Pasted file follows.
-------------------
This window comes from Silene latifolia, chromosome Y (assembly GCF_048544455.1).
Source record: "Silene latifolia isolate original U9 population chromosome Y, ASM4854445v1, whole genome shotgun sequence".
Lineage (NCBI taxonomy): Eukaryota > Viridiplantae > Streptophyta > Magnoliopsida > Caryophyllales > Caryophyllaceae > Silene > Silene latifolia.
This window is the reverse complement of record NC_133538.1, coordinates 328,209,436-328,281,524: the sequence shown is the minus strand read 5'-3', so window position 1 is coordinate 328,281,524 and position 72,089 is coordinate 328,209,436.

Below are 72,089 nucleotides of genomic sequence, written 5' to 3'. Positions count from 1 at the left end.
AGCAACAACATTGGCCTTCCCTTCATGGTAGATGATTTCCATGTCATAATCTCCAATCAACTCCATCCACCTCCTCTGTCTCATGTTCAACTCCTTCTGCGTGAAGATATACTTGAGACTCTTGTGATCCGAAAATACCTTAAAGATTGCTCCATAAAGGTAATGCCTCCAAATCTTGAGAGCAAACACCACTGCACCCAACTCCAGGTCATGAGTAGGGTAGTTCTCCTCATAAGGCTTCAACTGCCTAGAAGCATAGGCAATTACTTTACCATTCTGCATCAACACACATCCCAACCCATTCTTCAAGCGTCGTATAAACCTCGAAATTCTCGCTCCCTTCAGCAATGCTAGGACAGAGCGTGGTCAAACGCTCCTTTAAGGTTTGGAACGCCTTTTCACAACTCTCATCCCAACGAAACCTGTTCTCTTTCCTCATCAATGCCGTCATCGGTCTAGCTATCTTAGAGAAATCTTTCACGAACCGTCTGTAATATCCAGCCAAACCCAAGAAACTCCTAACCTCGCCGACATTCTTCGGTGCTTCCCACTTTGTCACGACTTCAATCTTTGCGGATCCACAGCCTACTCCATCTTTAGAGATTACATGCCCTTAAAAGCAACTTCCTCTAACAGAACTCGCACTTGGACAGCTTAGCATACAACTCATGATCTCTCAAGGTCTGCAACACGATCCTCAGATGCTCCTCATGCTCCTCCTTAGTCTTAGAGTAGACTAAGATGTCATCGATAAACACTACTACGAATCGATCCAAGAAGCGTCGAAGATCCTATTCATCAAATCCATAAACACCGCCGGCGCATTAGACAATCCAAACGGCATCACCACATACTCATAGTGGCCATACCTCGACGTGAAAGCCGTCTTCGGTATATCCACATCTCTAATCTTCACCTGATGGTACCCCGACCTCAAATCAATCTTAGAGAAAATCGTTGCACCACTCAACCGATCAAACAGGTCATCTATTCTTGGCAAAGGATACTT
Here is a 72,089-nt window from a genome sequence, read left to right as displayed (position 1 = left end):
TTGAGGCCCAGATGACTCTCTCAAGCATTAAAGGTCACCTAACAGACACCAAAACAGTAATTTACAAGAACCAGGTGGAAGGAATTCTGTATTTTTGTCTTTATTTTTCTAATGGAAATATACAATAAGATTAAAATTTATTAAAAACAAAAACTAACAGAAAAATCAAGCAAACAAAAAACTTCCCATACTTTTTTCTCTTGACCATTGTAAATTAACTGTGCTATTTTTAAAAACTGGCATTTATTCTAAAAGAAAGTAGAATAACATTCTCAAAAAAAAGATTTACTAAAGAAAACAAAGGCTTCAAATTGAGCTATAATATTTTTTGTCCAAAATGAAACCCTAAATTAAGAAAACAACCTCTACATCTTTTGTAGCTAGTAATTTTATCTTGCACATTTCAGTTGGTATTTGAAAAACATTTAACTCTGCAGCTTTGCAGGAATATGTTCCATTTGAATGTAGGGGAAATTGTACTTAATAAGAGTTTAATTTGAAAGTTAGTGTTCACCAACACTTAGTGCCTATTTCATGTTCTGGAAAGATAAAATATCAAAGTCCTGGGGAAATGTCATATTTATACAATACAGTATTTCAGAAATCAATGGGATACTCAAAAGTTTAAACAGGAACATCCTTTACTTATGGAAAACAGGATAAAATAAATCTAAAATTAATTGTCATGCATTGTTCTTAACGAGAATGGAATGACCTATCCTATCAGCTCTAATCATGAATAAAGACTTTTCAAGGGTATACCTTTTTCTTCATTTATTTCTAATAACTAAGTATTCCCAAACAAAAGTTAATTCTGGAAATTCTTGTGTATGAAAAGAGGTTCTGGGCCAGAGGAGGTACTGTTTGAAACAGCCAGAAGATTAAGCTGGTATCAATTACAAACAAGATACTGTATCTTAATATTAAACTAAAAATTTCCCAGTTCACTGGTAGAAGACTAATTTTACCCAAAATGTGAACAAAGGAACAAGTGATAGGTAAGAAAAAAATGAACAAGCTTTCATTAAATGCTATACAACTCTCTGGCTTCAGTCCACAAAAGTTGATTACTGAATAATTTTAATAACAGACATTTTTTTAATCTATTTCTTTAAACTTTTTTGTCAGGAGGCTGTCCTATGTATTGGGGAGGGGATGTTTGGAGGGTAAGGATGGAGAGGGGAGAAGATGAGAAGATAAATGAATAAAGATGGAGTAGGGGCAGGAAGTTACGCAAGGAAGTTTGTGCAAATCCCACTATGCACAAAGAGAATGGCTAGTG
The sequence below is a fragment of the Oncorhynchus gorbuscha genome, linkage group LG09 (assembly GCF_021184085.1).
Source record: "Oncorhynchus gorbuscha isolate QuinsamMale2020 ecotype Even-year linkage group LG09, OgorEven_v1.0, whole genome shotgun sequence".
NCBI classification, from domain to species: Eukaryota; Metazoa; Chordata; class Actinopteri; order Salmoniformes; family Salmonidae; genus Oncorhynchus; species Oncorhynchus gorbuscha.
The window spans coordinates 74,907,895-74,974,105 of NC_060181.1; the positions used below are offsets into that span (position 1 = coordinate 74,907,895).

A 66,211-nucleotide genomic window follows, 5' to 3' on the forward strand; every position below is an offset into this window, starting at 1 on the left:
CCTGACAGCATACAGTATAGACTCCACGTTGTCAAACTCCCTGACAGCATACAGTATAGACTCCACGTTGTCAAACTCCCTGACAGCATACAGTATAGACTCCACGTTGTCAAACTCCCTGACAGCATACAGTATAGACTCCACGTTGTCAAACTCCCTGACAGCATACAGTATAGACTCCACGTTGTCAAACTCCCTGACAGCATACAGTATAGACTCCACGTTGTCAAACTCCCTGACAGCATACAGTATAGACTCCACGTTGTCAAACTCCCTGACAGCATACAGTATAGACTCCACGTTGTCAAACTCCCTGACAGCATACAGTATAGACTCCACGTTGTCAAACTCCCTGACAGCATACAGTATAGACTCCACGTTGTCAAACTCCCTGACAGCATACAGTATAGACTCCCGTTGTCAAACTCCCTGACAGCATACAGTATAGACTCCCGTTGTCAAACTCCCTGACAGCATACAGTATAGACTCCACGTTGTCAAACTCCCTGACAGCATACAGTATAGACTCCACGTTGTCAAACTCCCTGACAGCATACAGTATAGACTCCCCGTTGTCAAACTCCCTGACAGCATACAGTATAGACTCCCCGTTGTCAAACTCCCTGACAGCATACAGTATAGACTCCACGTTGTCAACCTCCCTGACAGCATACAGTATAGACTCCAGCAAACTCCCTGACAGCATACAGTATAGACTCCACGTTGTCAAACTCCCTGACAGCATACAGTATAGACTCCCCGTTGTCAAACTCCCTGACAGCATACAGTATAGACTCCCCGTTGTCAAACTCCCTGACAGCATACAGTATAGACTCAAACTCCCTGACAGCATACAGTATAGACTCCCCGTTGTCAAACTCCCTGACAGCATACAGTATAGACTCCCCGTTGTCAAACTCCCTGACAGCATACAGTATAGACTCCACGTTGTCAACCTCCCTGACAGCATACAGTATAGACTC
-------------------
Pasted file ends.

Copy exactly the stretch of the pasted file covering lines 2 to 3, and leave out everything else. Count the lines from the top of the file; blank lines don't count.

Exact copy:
Source record: "Silene latifolia isolate original U9 population chromosome Y, ASM4854445v1, whole genome shotgun sequence".
Lineage (NCBI taxonomy): Eukaryota > Viridiplantae > Streptophyta > Magnoliopsida > Caryophyllales > Caryophyllaceae > Silene > Silene latifolia.